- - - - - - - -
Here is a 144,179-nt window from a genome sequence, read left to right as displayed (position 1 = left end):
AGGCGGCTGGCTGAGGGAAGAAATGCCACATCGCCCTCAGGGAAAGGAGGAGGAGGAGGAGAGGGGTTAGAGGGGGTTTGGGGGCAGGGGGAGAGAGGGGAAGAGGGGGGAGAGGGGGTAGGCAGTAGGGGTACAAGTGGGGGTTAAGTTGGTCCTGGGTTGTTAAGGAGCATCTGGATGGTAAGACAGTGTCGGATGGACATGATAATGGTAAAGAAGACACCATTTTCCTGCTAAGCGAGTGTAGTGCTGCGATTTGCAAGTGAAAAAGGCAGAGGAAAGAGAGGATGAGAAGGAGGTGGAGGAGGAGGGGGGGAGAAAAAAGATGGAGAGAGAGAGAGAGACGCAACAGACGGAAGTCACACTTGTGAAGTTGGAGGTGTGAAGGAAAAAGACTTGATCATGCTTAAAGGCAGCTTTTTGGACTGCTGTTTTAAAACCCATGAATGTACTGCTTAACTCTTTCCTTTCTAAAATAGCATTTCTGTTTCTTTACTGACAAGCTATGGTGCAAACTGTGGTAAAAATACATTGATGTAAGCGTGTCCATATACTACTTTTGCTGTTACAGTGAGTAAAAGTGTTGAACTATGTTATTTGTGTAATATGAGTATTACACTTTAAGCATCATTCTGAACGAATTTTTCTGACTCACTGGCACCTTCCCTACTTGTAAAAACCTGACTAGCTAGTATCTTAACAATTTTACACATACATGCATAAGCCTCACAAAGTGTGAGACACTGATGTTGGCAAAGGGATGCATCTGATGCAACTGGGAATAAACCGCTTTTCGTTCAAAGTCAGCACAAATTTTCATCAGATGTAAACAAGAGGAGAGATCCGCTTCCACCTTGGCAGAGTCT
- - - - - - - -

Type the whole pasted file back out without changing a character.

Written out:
Here is a 144,179-nt window from a genome sequence, read left to right as displayed (position 1 = left end):
AGGCGGCTGGCTGAGGGAAGAAATGCCACATCGCCCTCAGGGAAAGGAGGAGGAGGAGGAGAGGGGTTAGAGGGGGTTTGGGGGCAGGGGGAGAGAGGGGAAGAGGGGGGAGAGGGGGTAGGCAGTAGGGGTACAAGTGGGGGTTAAGTTGGTCCTGGGTTGTTAAGGAGCATCTGGATGGTAAGACAGTGTCGGATGGACATGATAATGGTAAAGAAGACACCATTTTCCTGCTAAGCGAGTGTAGTGCTGCGATTTGCAAGTGAAAAAGGCAGAGGAAAGAGAGGATGAGAAGGAGGTGGAGGAGGAGGGGGGGAGAAAAAAGATGGAGAGAGAGAGAGAGACGCAACAGACGGAAGTCACACTTGTGAAGTTGGAGGTGTGAAGGAAAAAGACTTGATCATGCTTAAAGGCAGCTTTTTGGACTGCTGTTTTAAAACCCATGAATGTACTGCTTAACTCTTTCCTTTCTAAAATAGCATTTCTGTTTCTTTACTGACAAGCTATGGTGCAAACTGTGGTAAAAATACATTGATGTAAGCGTGTCCATATACTACTTTTGCTGTTACAGTGAGTAAAAGTGTTGAACTATGTTATTTGTGTAATATGAGTATTACACTTTAAGCATCATTCTGAACGAATTTTTCTGACTCACTGGCACCTTCCCTACTTGTAAAAACCTGACTAGCTAGTATCTTAACAATTTTACACATACATGCATAAGCCTCACAAAGTGTGAGACACTGATGTTGGCAAAGGGATGCATCTGATGCAACTGGGAATAAACCGCTTTTCGTTCAAAGTCAGCACAAATTTTCATCAGATGTAAACAAGAGGAGAGATCCGCTTCCACCTTGGCAGAGTCT